No Beer No Work: Ye Olde Tap Room

Maybe it’s the sight of all those dozens (or hundreds) of beers and the copious amounts of booze available. Maybe it’s the warm amber glow of the vintage beer signs, or the mellow sepia tone of the old newspapered walls. Maybe it’s the tchocky-tchocky sound of a bartender in an old-school vest and armband shaking a gin martini. It could’ve been the fact that nearly every guest in the bar was dressed to the nines in their finest Prohibition-era duds. Whatever it was, my experience at Ye Olde Tap Room was transformative. I’m a fan for life.

Photo courtesy Ye Olde Tap Room
Photo courtesy Ye Olde Tap Room

My night at Tap Room–or Ye Olde, or whatever you want to call it–on the east side of Detroit coincided with their annual blowout Prohibition Party, commemorating Michigan’s May 10th, 1933 ratification of the 21st amendment. We were, not surprisingly, the first state in the Union to give the heave-ho to dry days, and the city celebrated accordingly. Upwards of 30,000 revelers jamming the intersection of Alter and Charlevoix. Thanks to the Tap Room’s owner, Russell Mack, and to the generosity of long-term manager Mattie Armstrong, I managed to wheedle my way into working the nickel beer bar with Faustine and Jeff. Before I dive into the night’s experience, allow me to digress just a moment and sing the praises of people as passionate about bar history as these folks.

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I’ve known Russell as part of the Detroit Drunken Historical Society events, especially the Working Papers series. (If you’re unfamiliar with the group, join now on Facebook or read this lovely piece about the Working Papers here:¬†Working Papers, The Detroit Hub blog). He’s interested in all aspects of Detroit’s history and shares a devotion¬†for bar history, especially in regards to his own bar. This man knows his stuff. He’s an affable guy with a truly splendid mustache, and he has done his research on the long and storied history of the Tap Room, which he’s owned since 1972. With the recent loss of Manya Soviak from Abick’s and Steve Francis of Mr. Steve’s Place, my money would be on Russ and Mary from Two Way as the next generation of hospitality heads in the grand old tradition of the city. Russ has cultivated an astonishingly dedicated and friendly staff, and it’s obvious that this is a group that likes one another very much. The word that kept popping into my head all night as I observed and slung PBR after PBR into a ceramic mug was “convivial”.

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Over the course of the night, I learned a ton from Russell that I hadn’t known before, despite having done what I thought was some fairly extensive research. He was even kind enough to give me and Mary (yes, Mary from Two Way: it was a grand convergence of bar history) a guided tour of the basement and second floor. The bar served booze officially for only a year or so before Prohibition went into effect; after that, operations continued unabated underground with a full bar, dumbwaiter, and spit trough for the convenience of trolley patrons. The ground floor then became a comfort station for the trolley line that switched right outside the front door. The second floor was, as was typical, a gaming room, and the dumbwaiter trucked drinks up for thirsty guests. Also on the second floor was a built-in lookout bench to spy any uncooperative cops or feds. And the third floor? Come on now, you’ve been reading enough Prohibition Detroit history by now to take a guess at what happened on the third floor. Brothel, of course!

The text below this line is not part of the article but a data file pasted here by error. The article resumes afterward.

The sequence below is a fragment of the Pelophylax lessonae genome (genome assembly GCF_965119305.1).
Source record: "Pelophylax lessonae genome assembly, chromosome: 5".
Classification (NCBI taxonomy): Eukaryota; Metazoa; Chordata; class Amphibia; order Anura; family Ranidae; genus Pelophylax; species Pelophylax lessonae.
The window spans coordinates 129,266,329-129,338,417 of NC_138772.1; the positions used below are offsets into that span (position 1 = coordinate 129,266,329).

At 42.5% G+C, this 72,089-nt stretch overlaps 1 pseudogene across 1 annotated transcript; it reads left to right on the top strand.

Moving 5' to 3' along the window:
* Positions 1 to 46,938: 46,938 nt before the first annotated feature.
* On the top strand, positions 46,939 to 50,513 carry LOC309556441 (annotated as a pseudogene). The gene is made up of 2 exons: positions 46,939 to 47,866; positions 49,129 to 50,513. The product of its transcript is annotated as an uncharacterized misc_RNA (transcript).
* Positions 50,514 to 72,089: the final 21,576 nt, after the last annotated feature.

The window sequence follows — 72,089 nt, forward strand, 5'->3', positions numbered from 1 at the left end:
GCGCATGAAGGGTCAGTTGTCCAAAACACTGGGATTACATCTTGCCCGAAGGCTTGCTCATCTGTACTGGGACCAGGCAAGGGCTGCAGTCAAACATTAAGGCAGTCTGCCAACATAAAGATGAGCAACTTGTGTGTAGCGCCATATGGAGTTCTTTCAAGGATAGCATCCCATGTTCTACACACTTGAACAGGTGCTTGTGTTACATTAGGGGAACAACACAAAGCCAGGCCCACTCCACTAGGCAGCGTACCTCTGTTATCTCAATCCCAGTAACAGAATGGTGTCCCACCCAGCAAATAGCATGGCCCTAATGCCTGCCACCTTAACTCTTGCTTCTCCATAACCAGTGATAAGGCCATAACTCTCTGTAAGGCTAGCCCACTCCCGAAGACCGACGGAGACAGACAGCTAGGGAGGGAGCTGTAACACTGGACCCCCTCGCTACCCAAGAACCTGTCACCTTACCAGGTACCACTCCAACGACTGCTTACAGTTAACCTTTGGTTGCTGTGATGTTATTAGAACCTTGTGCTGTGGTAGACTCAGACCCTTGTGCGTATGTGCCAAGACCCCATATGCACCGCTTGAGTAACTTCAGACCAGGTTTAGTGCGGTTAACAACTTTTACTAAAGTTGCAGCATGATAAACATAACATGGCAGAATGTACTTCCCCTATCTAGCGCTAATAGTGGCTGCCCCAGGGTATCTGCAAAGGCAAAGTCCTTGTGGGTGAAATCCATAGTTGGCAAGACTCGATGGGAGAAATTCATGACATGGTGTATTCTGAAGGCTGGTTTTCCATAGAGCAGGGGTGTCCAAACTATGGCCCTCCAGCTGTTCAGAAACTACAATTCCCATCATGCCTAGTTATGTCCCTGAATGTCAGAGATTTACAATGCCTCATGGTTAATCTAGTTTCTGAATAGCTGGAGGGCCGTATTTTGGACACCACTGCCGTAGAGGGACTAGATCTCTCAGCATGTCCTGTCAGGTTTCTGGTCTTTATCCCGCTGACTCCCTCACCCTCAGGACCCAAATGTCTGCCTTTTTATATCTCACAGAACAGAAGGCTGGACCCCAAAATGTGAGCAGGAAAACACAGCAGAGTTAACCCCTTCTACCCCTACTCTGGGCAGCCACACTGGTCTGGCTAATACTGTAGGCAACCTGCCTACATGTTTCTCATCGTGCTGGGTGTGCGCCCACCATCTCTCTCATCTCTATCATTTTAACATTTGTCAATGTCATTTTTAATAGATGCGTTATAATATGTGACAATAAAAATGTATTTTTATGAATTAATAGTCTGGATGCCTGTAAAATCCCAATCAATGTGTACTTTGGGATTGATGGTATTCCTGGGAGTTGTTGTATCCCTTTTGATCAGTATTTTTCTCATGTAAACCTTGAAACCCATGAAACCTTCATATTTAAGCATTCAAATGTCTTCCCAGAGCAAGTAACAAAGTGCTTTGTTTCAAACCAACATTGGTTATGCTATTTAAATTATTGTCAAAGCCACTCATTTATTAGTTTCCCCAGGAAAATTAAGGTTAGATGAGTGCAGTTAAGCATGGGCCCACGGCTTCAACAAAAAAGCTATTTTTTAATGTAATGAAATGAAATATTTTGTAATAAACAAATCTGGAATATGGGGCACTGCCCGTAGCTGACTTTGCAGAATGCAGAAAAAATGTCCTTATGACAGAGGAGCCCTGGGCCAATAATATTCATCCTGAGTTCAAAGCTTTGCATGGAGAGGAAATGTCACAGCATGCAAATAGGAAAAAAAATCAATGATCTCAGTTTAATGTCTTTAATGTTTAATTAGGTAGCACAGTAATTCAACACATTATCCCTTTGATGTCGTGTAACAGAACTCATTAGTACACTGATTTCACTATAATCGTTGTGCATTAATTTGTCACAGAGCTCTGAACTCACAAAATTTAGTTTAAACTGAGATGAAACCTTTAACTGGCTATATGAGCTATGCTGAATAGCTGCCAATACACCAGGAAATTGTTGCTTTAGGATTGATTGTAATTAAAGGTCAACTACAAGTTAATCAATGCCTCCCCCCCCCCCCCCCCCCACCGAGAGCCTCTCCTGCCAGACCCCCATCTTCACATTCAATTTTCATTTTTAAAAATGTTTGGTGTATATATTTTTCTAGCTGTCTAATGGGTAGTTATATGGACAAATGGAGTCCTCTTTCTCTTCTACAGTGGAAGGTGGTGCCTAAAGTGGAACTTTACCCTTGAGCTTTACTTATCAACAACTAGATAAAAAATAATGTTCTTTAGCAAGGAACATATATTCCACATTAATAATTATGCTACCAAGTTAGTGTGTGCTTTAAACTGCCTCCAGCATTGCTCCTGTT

Tap Room, exterior

Now the second and third floors are apartments, and it was a good thing I had just signed a new lease on another apartment (which, coincidentally, just happened to have been a bar at one point as well), or I would now be entirely unproductive, happily and permanently perched on a barstool. Oh, and starting in 1922, the current Tap Room building housed the first Pigeon Club in the city. ‘Cuz apparently that’s a thing. Pigeon Clubs.

All night, ragtime and jazz filled the rooms as folks rolled in off the street, just off the border from Grosse Pointe. The admission charge for the night’s even included food and nickel beers served in a commemorative mug. Just like our grandfathers intended. The beer flowed, the music pumped, the crowd drank (and drank), and Faustine, Jeff and I poured froth and swapped bar horror stories. One group arrived fully feathered and fedora’d and ready to party. Soon the Charleston was being taught, and I tried my hand (very poorly). Fortunately there were no photos of this. But just look at this fantastic group of guests:

Tap Room Prohibition guests

That’s a group that knows how to have a good time. Once the evening wound down, I bought a well-deserved round of whiskey for my fellow back bartenders. Then they bought me a round. Then I went to the front bar and Sam bought a round. Then Mattie showed up with one. The rest of the night faded away in a comfortable haze of tinkling piano and wailing trumpets, and I vowed that I’d make the trek to the east side weekly if at all possible.

 

 

 

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Mickey Lyons Written by:

Mickey is a Detroit-based author and researcher on Detroit Prohibition history. Her upcoming book, City on a Still: Detroit During Prohibition, is in the works. In the meantime, she spends her days trudging through old bars and buildings and sifting through old newspapers.

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